I have often been heard to say, “I find that what people believe tends to vary a lot less than the differences in the way they describe it.”

As fewer and fewer people associate with the Church and its way of articulating itself, missional conversations are increasingly going to require delving beneath the surface, listening for what people actually mean by the language they use.  I often find that people who speak about their beliefs in very different ways to me actually believe the same things.  If Christians are to communicate successfully what they hold dear, it is for them to step outside the comfort of their own doctrines and traditions, and listen without judging. I suspect that, if they did, they would often find they are standing on common ground.

For more about the how to go about sharing the faith in secular England, click here.

 

forming community through (a) prayer

lords-prayer-statueThe story of the ‘Hug Prayer’

A friend recently asked me, “Why do they keep changing what they put in the Bible?”

I was confused. As far as I was concerned the contents of the Bible were more or less fixed in the second century, give or take the odd section, and a bit of arguing over the ordering of it its contents.

The person with whom I was speaking was actually referring to the modern version of the Lord’s Prayer. She couldn’t understand why the ‘proper’ one was no longer used in her local parish church. I explained the history of the Lord’s Prayer, the words of which were originally spoken by Jesus, probably in Aramaic (a dialect from the first century CE),  then later recorded in Greek.  By about the fourth century most people who could read the Bible, read a Latin translation of it.  It wasn’t until the fifteenth century that the Bible began to be translated into the vernacular (national languages, including English), with what we now know as the Authorised, or King James version, being used from 1611. The version to which my friend was referring, using a modern translation from Greek into English, is the one formally adopted by the Church of England in 1989.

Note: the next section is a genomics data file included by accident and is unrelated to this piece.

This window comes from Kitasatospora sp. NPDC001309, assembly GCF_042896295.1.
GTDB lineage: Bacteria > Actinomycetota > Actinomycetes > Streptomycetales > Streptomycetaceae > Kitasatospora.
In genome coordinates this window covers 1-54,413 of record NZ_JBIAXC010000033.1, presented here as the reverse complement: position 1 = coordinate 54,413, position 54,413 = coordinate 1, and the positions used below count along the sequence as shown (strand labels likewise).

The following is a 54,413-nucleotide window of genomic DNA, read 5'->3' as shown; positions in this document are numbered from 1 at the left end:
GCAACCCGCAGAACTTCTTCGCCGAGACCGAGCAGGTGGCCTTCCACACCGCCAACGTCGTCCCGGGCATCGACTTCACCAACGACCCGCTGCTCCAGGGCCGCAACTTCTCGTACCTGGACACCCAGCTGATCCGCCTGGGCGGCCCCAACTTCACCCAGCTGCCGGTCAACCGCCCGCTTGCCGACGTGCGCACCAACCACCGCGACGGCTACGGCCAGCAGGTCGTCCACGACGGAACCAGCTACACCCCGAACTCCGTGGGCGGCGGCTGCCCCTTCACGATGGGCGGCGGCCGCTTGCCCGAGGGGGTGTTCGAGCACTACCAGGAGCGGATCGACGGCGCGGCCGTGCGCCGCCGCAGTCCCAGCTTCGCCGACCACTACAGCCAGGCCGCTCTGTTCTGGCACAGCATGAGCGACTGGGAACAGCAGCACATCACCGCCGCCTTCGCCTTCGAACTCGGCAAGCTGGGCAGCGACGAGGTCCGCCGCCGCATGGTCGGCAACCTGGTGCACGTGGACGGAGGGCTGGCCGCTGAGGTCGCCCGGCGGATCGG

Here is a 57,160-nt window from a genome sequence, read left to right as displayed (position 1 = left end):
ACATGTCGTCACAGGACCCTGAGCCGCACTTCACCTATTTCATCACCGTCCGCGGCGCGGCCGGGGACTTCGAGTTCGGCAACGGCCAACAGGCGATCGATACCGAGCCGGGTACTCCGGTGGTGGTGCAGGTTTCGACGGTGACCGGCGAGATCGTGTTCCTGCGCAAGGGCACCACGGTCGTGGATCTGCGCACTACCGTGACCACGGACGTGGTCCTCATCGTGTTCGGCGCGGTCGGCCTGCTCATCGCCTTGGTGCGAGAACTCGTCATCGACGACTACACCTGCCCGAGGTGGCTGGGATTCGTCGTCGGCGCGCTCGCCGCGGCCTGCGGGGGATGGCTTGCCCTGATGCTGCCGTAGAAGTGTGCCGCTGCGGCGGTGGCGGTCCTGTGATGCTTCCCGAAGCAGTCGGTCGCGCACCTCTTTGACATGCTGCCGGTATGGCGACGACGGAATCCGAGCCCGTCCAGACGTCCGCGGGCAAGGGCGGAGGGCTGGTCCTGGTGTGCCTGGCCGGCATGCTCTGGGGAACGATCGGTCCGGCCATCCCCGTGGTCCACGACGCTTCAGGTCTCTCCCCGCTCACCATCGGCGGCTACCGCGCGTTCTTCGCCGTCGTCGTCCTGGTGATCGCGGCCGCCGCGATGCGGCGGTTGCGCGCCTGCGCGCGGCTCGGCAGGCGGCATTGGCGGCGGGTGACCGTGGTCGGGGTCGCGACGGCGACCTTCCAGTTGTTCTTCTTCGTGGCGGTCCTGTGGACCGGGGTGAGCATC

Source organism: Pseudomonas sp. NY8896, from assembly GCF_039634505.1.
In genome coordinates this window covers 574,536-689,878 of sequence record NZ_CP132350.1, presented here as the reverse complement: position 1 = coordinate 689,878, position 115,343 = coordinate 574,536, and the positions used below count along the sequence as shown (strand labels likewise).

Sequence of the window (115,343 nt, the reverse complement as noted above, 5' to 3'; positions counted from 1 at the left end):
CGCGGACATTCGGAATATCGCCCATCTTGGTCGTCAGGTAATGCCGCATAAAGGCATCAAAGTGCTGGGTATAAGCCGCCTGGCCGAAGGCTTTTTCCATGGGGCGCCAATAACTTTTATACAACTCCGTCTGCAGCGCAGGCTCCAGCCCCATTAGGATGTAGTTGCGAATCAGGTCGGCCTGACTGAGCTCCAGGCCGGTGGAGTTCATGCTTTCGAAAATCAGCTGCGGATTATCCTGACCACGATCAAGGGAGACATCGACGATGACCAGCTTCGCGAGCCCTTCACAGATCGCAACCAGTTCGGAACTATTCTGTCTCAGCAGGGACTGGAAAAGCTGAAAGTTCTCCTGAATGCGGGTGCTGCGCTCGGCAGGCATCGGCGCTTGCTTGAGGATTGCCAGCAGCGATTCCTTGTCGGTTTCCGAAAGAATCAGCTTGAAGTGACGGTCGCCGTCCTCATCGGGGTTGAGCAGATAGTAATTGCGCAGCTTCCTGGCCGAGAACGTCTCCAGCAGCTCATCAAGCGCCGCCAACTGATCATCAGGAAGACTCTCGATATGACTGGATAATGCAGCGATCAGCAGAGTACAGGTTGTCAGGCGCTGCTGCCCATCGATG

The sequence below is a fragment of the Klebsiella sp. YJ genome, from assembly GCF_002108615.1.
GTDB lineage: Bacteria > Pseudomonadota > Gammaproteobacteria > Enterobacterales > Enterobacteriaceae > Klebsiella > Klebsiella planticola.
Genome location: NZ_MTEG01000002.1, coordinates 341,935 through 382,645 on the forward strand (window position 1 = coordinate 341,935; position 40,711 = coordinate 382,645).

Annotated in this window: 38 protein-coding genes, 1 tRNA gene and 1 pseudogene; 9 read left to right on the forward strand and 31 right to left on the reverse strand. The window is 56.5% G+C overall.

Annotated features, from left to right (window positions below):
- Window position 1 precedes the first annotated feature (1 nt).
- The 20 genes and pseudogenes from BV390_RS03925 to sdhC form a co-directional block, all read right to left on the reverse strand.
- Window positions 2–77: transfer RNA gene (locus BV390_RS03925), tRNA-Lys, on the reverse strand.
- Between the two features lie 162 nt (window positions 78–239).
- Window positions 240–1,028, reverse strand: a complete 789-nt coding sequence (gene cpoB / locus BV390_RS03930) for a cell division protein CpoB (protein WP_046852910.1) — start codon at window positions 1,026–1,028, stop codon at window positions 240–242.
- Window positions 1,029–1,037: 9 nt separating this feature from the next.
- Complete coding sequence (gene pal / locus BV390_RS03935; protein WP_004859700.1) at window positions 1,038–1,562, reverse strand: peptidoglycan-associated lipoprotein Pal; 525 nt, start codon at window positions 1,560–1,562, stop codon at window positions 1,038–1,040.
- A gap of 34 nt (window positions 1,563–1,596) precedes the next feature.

The Lord’s Prayer has played an important role within the life of Hug Cullompton.  In February, 2015, while we were starting to think of putting some of our values onto paper,   we decided that, rather than write a vision or values statement, we would compose a prayer, outlining our beliefs and motivations as a community.  One of the Huggers came across an interpretation of the Lord’s Prayer  online.  It is written by Mark Hathaway, who describes it as “something between a poetic translation and “midrash” based on the ancient roots of the Aramaic words of the prayer.” 

Mark Hathaway’s interpretation helped us think about our own understanding and response to the words of Jesus and, after much debate (including a three month email conversation making sure we were all happy with the terminology we used), we adopted our own ‘Hug Prayer’ in May, 2015.

The process we went through might sound simple and short-lived. The reality is that the prayer was three years in the making.  Until we had relaxed into a way of being and thinking together, respecting each others’ very different spiritual views, it would have been impossible, even to open up such a conversation, much less to write a prayer we could all agree on.  The issue of the way language is used to understand and communicate ideas about faith is a huge one, which is probably why I will return to it again and again. This was a mere example of the complexity.

I await permission to reproduce Mark Hathaway’s interpretation of the Lord’s Prayer, so in the meantime, here is The Hug Prayer without it:

Hug Prayer copy

 

 

 

the problem with the word ‘church’

DIEWoUzWsAAqMfHA few years ago my husband and I went to visit the ‘Sagrada Familia’, in Barcelona. Designed by the Catalan architect Antoni Gaudi, and begun in 1882, it is as famous for being unfinished as its magnificent architecture.

Consecrated despite being unfinished, it is intended as a place for people to go and praise, pray, learn and reflect.  Gaudi himself said, “La Sagrada Família is made by the people and is mirrored in them. It is a work in the hands of God and the will of the people.”

The Spanish word for ‘church’ is iglesia, derived from the Greek word κκλησία (ekklesia). Like the English term ‘church’, iglesia is used to describe both a place of Christian worship and the community of people who meet there.